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    2800 lbs - depending on whats in the back seat - sadly my hiking days are over.
     
  43. Tatonka

    Tatonka Young Brave

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    I understand the Merritt of ultralight hiking. I am not an ultralight person though and my pack reflects my size. I can comfortably carry 35-40 pounds. I don't like to be without so I pack more than I need. That being said, I have taken a lot of things out to make room for lighter more practical gear. It's all about what you are personally comfortable with.
     
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  44. Naturalist

    Naturalist Guide

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    About 32 pounds and that is with 14 pounds of tent and sleeping bag and 3 quarts of water.
     
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  45. Edgeman

    Edgeman Scout

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    I just started backpacking this year, and on my first pack weight was 32 lbs - without water.

    That's including carrying a stove and a 20 oz bottle of fuel, hammock, both quilts...the works.
     
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  46. Phisikos

    Phisikos Scout

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    30lb for 3 day 2 nights. Thats with 100oz of water and food for trip, tent and fly to sleep in. Ill be cutting back a little from this even without any gear upgrades, mainly some little tweaks and i dont need that much water. If it's comfortable for you it's a good weight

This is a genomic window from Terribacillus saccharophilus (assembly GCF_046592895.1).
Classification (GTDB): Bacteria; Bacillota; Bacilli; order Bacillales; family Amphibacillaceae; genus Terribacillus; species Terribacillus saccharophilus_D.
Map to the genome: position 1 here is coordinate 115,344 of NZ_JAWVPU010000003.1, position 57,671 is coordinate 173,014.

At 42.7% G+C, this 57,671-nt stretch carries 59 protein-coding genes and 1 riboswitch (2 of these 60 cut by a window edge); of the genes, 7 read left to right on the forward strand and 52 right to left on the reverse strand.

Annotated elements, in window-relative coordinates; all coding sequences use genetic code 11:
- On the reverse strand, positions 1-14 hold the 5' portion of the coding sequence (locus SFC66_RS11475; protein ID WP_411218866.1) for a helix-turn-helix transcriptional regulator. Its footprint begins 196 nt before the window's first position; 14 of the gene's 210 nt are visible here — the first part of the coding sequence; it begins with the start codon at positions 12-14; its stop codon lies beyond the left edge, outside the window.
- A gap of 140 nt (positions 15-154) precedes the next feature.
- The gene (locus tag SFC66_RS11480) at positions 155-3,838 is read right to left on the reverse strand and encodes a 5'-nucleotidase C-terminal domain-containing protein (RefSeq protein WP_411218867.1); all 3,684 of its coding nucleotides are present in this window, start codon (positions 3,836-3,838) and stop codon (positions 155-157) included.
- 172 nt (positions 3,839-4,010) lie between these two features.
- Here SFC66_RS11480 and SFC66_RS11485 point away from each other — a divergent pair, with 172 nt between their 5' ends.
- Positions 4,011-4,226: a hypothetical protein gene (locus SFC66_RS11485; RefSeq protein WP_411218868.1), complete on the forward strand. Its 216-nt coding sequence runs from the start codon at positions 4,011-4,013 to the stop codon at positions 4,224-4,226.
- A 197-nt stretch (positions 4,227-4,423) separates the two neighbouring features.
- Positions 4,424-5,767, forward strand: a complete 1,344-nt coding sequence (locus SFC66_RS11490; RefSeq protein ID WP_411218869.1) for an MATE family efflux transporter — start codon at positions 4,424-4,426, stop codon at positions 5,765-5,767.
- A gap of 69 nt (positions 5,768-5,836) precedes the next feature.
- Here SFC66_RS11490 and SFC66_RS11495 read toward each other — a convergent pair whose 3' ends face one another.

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  47. petey091

    petey091 Scout

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    My last weekend backpacking trip my pack weight was at 25lbs. My big three are under 10lbs. The best money I spent was on an Enlighten Equipment Enigma quilt.
     
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  48. Hunt4lyf

    Hunt4lyf Supporter Supporter Bushclass I

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    This past weekend I was right at 20 lbs for 2 days/1 night, that includes all food, 50 oz of water and 3.25 lbs of camera gear. For longer trips I would just need more food so add about 18 oz extra per day out.
     
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  49. kcardwel

    kcardwel Hardwoodsman Hobbyist Supporter Hardwoodsman Bushclass III

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    few weeks ago for about a 4-5 hours trek it was 37 lbs.
     
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  50. T-Rav

    T-Rav Tracker

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    Did a 6 day trip a couple weeks ago. I was at 20 pounds. Three pounds of that was fishing gear.

    I was forced into the ultralight world due to a knee injury. I should have done it years before. It makes the whole thing much more pleasant, albeit much more expensive.